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7/30/2003

Contraindication Added to Growth Hormone Product

Cheryl Thompson

Children whose short stature is due to a certain congenital disorder and who are severely obese or have severe breathing problems must not receive Pfizer Inc.'s growth hormone product, according to a company letter circulated Friday by the Food and Drug Administration (FDA).

The "Dear Health Care Professional" letter, dated May 30, stated that the company had received seven reports describing the deaths of children with Prader-Willi syndrome who received growth hormone therapy.

According to Prader-Willi Syndrome Association (USA), two of the seven reports were from the United States, and the other five from elsewhere in the world.

Pfizer's Genotropin, a recombinant human growth hormone known by the generic name somatropin, is the only such product with FDA-approved labeling for the long-term treatment of children whose short stature is due to Prader-Willi syndrome. This indication was added three years ago on the basis of two clinical studies involving no more than two dozen children total.

Prader-Willi syndrome occurs in one of every 12,000–15,000 persons, according to the patient advocacy association, and is characterized by diminished skeletal-muscle tone in infants, excessive or rapid weight gain between ages 1 and 6 years, food foraging, obsession with food, learning problems, distinctive facial features, and hypogonadism. Short stature not otherwise explained by a person's genetics is considered a minor criterion for the diagnosis of Prader-Willi syndrome, the association said.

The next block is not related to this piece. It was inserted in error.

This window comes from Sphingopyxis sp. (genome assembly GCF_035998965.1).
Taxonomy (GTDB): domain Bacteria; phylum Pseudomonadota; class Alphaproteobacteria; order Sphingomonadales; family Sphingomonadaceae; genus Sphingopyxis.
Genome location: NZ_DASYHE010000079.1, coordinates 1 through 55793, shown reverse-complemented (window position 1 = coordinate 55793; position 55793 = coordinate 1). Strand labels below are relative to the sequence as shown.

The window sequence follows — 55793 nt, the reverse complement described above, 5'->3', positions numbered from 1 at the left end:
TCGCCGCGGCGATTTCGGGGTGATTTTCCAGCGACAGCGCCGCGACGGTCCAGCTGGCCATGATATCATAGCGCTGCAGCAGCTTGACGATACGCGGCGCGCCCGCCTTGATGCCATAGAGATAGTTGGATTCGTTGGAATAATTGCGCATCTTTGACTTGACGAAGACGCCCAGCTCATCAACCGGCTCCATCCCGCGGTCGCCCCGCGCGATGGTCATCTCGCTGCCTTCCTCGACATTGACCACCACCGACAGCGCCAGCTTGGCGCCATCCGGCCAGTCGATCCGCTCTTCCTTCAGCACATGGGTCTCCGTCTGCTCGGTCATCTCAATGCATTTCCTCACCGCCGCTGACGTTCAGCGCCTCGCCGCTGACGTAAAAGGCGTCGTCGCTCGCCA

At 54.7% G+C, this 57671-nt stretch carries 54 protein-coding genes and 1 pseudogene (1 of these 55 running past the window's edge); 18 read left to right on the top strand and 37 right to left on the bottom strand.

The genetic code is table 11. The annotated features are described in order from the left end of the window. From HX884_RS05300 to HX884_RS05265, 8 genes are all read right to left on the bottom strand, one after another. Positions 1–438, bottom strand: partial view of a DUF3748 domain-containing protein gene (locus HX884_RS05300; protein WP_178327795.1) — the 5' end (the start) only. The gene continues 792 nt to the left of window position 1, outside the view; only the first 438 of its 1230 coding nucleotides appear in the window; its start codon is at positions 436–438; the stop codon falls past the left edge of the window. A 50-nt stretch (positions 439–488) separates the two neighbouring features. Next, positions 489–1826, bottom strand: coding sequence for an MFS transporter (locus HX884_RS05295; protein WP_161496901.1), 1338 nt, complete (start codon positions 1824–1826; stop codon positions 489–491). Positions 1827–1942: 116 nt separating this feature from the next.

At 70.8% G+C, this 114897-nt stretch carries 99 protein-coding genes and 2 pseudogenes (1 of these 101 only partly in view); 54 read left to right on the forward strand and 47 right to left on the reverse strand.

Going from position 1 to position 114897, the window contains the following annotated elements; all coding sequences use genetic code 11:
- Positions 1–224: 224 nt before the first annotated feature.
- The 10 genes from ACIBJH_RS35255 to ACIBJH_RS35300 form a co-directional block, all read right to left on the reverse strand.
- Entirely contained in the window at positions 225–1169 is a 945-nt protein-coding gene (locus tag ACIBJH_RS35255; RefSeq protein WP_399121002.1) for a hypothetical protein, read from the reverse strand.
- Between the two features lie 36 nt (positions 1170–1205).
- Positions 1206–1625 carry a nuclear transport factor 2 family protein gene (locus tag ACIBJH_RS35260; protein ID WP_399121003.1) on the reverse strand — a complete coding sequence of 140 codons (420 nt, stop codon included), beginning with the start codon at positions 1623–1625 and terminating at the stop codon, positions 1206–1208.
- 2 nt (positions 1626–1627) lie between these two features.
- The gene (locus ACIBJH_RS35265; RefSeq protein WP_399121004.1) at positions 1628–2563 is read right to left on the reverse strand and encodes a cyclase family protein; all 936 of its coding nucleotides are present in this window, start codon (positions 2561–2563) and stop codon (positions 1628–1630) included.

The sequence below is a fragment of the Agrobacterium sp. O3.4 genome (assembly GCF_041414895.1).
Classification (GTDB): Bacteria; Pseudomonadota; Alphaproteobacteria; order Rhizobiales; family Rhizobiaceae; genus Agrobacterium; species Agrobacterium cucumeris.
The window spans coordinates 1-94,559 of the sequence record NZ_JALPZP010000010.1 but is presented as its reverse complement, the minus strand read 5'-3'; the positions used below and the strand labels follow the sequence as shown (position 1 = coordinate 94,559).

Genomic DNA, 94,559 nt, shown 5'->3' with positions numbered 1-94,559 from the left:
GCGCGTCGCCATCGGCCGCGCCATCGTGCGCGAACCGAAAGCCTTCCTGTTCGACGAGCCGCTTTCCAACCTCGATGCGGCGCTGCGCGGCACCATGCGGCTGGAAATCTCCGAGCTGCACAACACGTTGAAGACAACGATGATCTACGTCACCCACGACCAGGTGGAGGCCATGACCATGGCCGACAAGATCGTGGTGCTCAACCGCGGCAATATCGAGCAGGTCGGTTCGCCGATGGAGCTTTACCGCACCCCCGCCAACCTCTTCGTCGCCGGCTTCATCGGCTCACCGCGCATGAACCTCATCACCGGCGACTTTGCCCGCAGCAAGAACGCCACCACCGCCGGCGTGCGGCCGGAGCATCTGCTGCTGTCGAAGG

The Pfizer letter noted that the patients who died had at least one of the following risk factors: severe obesity, history of respiratory impairment or sleep apnea, or unidentified respiratory-tract infection.

Genotropin's labeling (PDF) was revised in April to warn clinicians about the need to evaluate patients with Prader-Willi syndrome for the presence of an upper-airway obstruction before starting growth hormone therapy and to interupt the treatment if signs of an obstruction occur. Also, patients should be evaluated for sleep apnea and monitored for signs of respiratory-tract infection.

Three other somatropin products are marketed in the United States for indications unrelated to Prader-Willi syndrome: Humatrope, by Eli Lilly and Co.; Nutropin, by Genentech Inc.; and Saizen, by Serono Inc. Escherichia coli is used in the synthesis of Genotropin, Humatrope, and Nutropin, and mouse cells are used in the manufacture of Saizen.

Neither FDA nor Prader-Willi Syndrome Association (USA) identified the source or sources of the growth hormone product linked to the deaths.